The opening of new stores (less the effect of stores borrowings and average net interest rates. The
closed), and the expansion of existing stores, as well decrease in 1990 from 1989 of $1,325,000
as the increase in comparable store sales con- re¬‚ected lower average net borrowings and lower
tributed to total sales growth for the ¬scal years average net interest rates.
1991, 1990 and 1989.
Hemisphere Closure
Net sales per average square foot increased to
$481 in 1991 from $438 in 1990 and $389 in During the fourth quarter of 1989, the Company
1989. Over the past two years, the Company has closed its Hemisphere stores resulting in a pretax
increased the average size of its new stores and charge to earnings of $10,785,000 ($.05 per share
expanded the size of some of its existing stores. This after tax). This charge represented the write down of
has resulted in a net increase in total square footage related property and equipment, inventory, fourth
of 18% in 1991 and 17% in 1990. quarter operating loss and a provision for occu-
pancy expenses.
Cost of Goods Sold and Occupancy Expenses
Income Taxes
Cost of goods sold and occupancy expenses
decreased as a percentage of net sales to 62.3% in The effective tax rate was 38.0% in 1991 compared
1991 from 64.2% in 1990 and 65.9% in 1989. The with 39.0% in 1990 and 40.0% in 1989. The 1.0%
1.9% decrease in 1991 was primarily a result of an decrease in the effective tax rate for 1991 was pri-
increase in merchandise margins as a percentage of marily due to a reduction in state taxes and net for-
net sales. The 1.7% decrease in 1990 was the result eign taxes as a percentage of earnings before
of higher merchandise margins, somewhat offset by income taxes. The 1.0% decrease in 1990 was pri-
an increase in occupancy expenses as a percentage marily due to a reduction in state taxes as a percent-
of net sales. age of earnings before income taxes.
Prospective Analysis: Valuation Implementation

12-31 Part 2 Business Analysis and Valuation Tools

LIQUIDITY AND CAPITAL RESOURCES certain existing stores. Planned expenditures also
include costs for administrative facilities and equip-
The following sets forth certain measures of the ment. The Company expects to fund such capital
Company™s liquidity: expenditures by a combination of anticipated cash
¬‚ow from operations, normal trade credit arrange-
Fiscal Year ments, and bank and other borrowings. New stores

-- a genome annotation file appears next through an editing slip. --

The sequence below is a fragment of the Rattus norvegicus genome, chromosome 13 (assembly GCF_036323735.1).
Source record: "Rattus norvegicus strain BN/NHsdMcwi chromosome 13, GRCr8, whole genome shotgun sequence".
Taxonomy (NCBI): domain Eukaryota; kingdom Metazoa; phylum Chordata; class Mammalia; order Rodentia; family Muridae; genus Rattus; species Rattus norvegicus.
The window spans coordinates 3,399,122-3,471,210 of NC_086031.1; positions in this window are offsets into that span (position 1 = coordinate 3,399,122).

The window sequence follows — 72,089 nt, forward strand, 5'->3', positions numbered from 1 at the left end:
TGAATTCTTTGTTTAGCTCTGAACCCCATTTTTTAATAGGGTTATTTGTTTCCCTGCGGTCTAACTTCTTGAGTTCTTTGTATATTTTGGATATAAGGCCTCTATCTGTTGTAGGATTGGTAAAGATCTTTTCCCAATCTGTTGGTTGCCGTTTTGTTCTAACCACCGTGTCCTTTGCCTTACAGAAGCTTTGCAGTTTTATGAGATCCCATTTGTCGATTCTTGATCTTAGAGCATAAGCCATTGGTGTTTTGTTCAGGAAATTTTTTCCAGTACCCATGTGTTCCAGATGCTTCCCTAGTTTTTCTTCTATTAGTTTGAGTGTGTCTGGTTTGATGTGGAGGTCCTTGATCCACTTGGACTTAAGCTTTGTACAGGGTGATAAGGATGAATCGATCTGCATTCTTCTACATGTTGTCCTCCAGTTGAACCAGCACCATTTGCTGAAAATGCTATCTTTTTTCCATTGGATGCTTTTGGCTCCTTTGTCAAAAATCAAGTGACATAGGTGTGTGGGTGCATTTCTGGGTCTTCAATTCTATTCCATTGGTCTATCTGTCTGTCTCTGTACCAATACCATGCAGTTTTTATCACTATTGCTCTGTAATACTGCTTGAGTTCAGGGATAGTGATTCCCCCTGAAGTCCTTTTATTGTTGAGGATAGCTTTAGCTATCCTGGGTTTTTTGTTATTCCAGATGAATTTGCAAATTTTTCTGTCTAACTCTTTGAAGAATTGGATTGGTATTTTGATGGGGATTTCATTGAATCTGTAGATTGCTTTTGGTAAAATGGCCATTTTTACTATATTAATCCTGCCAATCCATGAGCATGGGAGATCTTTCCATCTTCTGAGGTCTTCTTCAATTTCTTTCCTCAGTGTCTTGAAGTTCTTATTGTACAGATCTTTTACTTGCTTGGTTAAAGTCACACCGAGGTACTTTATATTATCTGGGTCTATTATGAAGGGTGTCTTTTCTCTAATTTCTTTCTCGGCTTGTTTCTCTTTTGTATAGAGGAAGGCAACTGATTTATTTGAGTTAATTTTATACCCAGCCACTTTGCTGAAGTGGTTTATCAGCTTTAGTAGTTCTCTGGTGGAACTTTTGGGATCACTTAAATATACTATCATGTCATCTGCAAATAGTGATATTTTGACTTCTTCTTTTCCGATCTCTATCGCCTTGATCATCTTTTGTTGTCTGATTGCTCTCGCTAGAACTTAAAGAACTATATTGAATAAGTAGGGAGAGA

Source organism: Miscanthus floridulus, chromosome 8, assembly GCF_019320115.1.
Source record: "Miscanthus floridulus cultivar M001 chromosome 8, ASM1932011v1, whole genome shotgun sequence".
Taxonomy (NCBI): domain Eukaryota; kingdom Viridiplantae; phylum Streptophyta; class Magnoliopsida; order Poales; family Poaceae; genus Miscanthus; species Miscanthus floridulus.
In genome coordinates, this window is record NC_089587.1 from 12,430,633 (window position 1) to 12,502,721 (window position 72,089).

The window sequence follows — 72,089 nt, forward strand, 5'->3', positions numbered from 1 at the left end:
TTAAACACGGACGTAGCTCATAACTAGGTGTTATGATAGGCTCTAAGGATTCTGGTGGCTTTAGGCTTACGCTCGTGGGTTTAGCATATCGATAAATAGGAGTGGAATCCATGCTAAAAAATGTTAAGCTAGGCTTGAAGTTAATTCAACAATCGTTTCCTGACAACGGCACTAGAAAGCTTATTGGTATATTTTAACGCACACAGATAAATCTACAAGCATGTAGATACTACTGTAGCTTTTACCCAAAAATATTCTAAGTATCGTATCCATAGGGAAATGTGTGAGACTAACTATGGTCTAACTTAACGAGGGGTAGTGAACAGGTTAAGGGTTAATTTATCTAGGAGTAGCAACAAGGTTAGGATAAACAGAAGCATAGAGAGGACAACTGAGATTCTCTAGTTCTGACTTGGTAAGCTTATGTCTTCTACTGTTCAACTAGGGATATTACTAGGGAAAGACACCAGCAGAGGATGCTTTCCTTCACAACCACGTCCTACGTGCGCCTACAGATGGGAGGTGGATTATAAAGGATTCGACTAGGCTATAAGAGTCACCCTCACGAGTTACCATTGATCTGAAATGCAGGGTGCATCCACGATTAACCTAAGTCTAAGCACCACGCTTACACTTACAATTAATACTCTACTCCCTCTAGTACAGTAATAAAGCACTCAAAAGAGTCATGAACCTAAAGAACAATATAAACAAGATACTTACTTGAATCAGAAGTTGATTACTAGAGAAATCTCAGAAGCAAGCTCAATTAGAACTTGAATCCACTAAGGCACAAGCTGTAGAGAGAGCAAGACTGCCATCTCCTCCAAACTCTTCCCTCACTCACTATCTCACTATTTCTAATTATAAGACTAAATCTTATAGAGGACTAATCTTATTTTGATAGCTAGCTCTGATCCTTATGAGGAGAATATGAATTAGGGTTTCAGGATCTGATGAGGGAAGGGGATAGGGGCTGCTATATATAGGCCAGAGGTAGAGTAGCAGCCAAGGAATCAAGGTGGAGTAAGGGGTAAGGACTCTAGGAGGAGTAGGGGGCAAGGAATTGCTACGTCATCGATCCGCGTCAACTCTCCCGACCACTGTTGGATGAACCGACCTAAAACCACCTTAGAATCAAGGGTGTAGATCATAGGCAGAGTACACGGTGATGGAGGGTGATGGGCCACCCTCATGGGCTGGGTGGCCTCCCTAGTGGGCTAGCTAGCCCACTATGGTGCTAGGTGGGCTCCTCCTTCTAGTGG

are generally expected to be leased.
1991 1990 1989

In February 1991, the Company issued $75
Cash provided by operat-
ing activities ($000) $333,696 $256,892 $118,093 million of 8.87% Senior Notes which are due in Feb-
Working capital ($000) $235,537 $101,518 $129,139
ruary 1995. Interest is payable quarterly. The Senior
Current ratio 1.71:1 1.39:1 1.69:1
Notes are redeemable, in whole or in part, at any
Debt to equity ratio .12:1 .04:1 .06:1
time after February 22, 1993, at the option of the
In 1991, capital expenditures totaled $227 million,
The Company has a credit agreement which
net of construction allowances and dispositions (rep-
provides for a $250 million revolving credit facility
resenting the addition of 139 new stores, the expan-
The Gap

until March 1995, at which time any outstanding
sion of 79 stores and the remodeling of certain
borrowings can be converted to a four-year term
existing stores) which resulted in a net increase in
loan. In addition, the credit agreement provides for
store space of 876,100 square feet. The expendi-
the issuance of letters of credit during the three-year
tures also included the construction of the Maryland
revolving period for up to $300 million at any one
distribution facility and an offsite data center. Capi-
tal expenditures were $200 million in 1990 and $94
million in 1989, a net increase in store space of Under the Company™s 1988 program to repur-
705,700 square feet in 1990 and 177,300 square chase up to 12,000,000 shares of its common
feet in 1989. stock, 40,460 shares were repurchased in 1991 for
In ¬scal year 1992, the Company expects capi- $1,004,000. To date, 10,484,528 shares have
tal expenditures to total approximately $230 million, been repurchased for $92,454,000. Share amounts
net of construction allowances, representing the have been restated to re¬‚ect the two-for-one splits of
addition of approximately 135 stores, the expansion common stock to stockholders of record on June 17,
of approximately 100 stores, and the remodeling of 1991 and September 17, 1990.

Market Prices(a) Cash Dividends(a)

Fiscal 1991 1990 1991 1990

High Low High Low

$311„2 $173„8 $125„32
1st Quarter $20 $.062 $.048
361„8 203„16 173„8 1321„32
2nd Quarter .080 .048
471„2 343„4 141„32 103„32
3rd Quarter .080 .062
443„4 211„4 131„4
4th Quarter 59 .080 .062

Year $.302 $.22

The principal markets on which the Company™s stock is traded are the New York and Paci¬c Stock
Exchanges. The number of holders of record of the Company™s common stock as of April 3, 1992 was
(a) Restated to reflect the 2-for-1 splits of common stock to stockholders of record on June 17, 1991 and September 17, 1990.
492 Prospective Analysis: Valuation Implementation

Prospective Analysis: Valuation Implementation


($000 except per share Fiscal 1991 Fiscal 1990 Fiscal 1989
amounts) 52 Weeks 52 Weeks 53 Weeks

Net sales $2,518,893 100.0% $1,933,780 100.0% $1,586,596 100.0%
Costs and expenses
Cost of goods sold and


. 104
( 208 .)